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By ezflyr
Hi All,

I'm trying to get a signal conditioner circuit working for a hall effect current sensor. The sensor, a Honeywell CSLA2CD, is powered by +8V, and the output of the sensor is +4V with no current sensed, and increases by ~32mV per amp. I designed the differential amplifier shown below, but it's not working as expected.

Hall Signal Conditioner.jpg

I believe the following should be applicable for this circuit: Isense(v) = (60K/10K)(Vin - 4)

Thus, when there is zero current, the output should be 0V, but it's about 3.8V

My goal is to use a simple op-amp circuit, powered from a single supply, to compensate for the 4V sensor offset, and to modestly scale the input. Max. current to be sensed is 20A. What am I missing?


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By UhClem
Did you notice the common mode input voltage range for that opamp? With a 5V supply 4V is at the edge of its range.

But you have misunderstood the operation of the circuit. An opamp has a huge excess of open loop gain so with negative feedback like you have here, the output voltage will be driven so that the difference between the input voltages is zero.

Think of the 4V applied to the non-inverting input as a virtual ground with the output referenced to it.
By ezflyr

I'm not wedded to that op-amp, it's just one I had on a bread-board for a quick-n-dirty test!

OK, I kind of get what you are driving at, but I'm primarily a 'digital guy', and not an 'analog guy'. Is the solution to put a 10K in series with the '+' input? If not, can you suggest a topology that will do what I want?


By UhClem
ezflyr wrote: Wed Aug 29, 2018 12:25 pm Is the solution to put a 10K in series with the '+' input?
No. It is already working as expected. Or at least as well as can be expected so close to the limit of the common mode input voltage range.

Try applying a test current and watch as the output voltage decreases.

The 10K resistor would do nothing because the current into that pin is nearly zero. 11nA typical is close enough to zero in this case as makes no difference.
By mdancer
When I analyze your circuit I get that your output voltage should be Vout = 7*Vref - 6*Vin where Vref = 4 V. So if your sensor outputs 4 volts with no current, I'd expect your output voltage to be 7*4 - 6*4 = 4 volts. So it seems to me it's working per design but not per intent.

I think if you replace resisters R5 and R6 with R5 = 120k and R6 = 160k, that will put Vref at about 3.43 V which should give you the theoretical output of Vout = 6*(4-Vin). That's theoretical mind you!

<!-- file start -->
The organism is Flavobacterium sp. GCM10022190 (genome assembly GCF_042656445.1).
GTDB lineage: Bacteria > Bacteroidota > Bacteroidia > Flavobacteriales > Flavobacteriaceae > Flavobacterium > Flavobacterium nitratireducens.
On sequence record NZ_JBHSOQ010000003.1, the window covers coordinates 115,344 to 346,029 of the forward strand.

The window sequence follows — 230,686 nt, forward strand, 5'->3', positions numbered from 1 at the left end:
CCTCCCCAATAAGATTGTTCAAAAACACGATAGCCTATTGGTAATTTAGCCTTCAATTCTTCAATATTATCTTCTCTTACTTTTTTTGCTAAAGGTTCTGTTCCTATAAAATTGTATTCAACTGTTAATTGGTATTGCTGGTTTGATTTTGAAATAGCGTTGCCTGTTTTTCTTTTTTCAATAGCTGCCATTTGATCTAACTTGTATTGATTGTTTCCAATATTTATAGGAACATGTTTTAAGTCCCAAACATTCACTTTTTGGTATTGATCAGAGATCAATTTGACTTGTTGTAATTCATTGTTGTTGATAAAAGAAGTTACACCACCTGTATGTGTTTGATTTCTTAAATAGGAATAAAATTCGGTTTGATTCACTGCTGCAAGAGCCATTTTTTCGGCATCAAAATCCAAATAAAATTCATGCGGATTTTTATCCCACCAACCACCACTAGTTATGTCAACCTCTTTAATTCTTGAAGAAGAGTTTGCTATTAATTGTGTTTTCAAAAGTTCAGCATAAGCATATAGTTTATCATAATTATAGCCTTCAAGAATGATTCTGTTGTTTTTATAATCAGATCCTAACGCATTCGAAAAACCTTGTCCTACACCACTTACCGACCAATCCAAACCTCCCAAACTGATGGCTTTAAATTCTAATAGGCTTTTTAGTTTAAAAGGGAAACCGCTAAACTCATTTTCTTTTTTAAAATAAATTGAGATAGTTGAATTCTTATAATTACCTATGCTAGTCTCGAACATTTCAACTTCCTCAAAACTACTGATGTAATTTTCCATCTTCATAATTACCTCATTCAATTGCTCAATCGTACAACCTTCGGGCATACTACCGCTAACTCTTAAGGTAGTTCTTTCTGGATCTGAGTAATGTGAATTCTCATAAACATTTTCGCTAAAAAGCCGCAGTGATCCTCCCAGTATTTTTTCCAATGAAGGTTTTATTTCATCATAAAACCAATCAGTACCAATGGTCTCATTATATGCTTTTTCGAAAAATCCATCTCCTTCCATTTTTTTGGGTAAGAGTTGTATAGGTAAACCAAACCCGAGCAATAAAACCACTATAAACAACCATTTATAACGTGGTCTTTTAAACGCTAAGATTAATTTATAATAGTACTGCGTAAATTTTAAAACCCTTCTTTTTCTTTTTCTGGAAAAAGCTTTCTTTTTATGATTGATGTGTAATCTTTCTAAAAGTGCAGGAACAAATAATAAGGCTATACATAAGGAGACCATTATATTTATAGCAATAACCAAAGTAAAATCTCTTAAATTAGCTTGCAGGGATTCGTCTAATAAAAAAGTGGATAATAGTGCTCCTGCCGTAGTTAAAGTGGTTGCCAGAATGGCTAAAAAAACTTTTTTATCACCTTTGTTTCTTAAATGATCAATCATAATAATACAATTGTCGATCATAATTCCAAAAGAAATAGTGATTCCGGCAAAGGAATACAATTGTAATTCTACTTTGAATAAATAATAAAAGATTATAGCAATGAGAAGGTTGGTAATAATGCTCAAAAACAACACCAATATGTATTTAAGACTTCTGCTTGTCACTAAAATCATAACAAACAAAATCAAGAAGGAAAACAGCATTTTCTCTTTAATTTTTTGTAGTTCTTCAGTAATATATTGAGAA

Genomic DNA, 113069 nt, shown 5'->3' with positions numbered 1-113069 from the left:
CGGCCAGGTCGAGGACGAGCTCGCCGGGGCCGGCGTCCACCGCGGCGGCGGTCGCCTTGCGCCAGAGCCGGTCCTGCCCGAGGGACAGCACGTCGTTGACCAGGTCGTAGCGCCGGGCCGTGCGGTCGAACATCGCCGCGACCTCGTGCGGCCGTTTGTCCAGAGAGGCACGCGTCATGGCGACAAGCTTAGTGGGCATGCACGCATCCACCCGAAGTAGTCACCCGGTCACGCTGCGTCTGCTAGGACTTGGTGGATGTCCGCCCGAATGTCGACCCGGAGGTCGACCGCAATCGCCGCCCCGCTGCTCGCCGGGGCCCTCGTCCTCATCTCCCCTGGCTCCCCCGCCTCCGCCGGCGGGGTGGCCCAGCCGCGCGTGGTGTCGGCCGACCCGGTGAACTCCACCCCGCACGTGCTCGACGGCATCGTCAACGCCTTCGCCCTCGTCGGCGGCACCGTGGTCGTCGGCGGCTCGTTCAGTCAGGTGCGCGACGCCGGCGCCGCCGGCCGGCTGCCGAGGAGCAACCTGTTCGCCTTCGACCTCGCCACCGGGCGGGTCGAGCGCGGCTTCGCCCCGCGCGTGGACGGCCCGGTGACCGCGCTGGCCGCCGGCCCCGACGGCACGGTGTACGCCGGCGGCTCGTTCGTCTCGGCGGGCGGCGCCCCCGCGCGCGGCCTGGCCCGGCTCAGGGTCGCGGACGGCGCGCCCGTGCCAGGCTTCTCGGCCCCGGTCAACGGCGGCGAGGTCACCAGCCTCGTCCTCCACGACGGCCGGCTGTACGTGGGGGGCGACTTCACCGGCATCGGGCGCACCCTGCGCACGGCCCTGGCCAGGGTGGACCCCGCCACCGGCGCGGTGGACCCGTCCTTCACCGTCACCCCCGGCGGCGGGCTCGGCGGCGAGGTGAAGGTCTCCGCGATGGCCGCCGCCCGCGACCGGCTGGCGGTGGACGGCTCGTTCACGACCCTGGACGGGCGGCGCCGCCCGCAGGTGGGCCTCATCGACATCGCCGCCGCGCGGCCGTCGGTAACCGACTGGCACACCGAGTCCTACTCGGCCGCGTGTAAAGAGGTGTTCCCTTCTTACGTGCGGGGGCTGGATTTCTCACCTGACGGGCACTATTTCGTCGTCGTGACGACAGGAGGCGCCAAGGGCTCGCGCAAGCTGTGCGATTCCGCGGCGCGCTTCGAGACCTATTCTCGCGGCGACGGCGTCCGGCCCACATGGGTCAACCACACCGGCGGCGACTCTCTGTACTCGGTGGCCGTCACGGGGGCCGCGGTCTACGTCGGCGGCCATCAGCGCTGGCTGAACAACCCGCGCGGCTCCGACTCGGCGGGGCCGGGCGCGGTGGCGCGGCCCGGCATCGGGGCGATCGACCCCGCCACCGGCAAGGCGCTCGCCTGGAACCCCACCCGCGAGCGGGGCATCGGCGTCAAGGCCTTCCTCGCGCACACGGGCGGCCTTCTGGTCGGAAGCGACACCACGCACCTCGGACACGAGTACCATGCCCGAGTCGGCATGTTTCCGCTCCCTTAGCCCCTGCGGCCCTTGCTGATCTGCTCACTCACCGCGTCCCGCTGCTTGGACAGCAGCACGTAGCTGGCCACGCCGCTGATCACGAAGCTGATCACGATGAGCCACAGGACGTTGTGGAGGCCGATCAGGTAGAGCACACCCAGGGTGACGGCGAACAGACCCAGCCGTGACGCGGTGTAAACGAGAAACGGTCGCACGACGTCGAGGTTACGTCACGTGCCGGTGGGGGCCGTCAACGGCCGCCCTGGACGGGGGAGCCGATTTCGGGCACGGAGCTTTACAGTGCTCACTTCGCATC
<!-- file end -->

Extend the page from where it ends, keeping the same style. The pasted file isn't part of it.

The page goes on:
By UhClem
Analysis using the traditional concepts of the virtual open and the virtual short:

Input current is next to nothing so the inputs to the opamp are open circuits. Feedback assures that V+ = V- just as if they were shorted together. But they aren't, see virtual open.

Using the virtual short the current in R13 is: i = (4V-Vin)/10K

Because of the virtual open this same current flows through R14:

Vout = 4V + i *60K = 4V + 60K * (4V-Vin)/10K = 4V + 6*(4V-Vin)
By jremington
That single-ended supply approach won't work for the general case, because the op amp can't output a negative voltage.
You will need split power supplies, if you want to subtract off the sensor midpoint voltage before amplification.

What, exactly, do you want to do?
By ezflyr
jremington wrote: Thu Aug 30, 2018 8:06 am What, exactly, do you want to do?
From my original post:
My goal is to use a simple op-amp circuit, powered from a single supply, to compensate for the 4V sensor offset, and to modestly scale the input.
Original goal was a single supply, as I don't have a split power supply available.... But, I do have a 'negative' voltage (the Vee pin on a GLCD display) that could provide a negative reference. Does that help? So, goal is actually an output voltage, always positive, proportional to the current in the hall sensor. Scaled up from 32mV/Amp to improve resolution.

By UhClem
The only problem with your circuit is the common mode range of the opamp. Try it out in Spice (LTSpice is what I use) if you don't believe me. You could fix that by increasing the opamp supply voltage except that your particular part can't take much more than 5V.

(One minor complication is that the gain calculation assumes a very low output impedance from your sensor. If this isn't much less than 10K, then it has to be added to R13 for the gain calculation.)
By ezflyr

Yeah, I tried the circuit as shown with a range of currents thru the hall sensor, and it IS working, just not as I originally assumed. I found another op-amp, the TS931ILT, which has the same footprint and can be powered by the same +8V as the sensor. That should solve the common mode issue.

I really don't do much with op-amps (obviously!), but I think I am going to get LTSpice and play around a bit!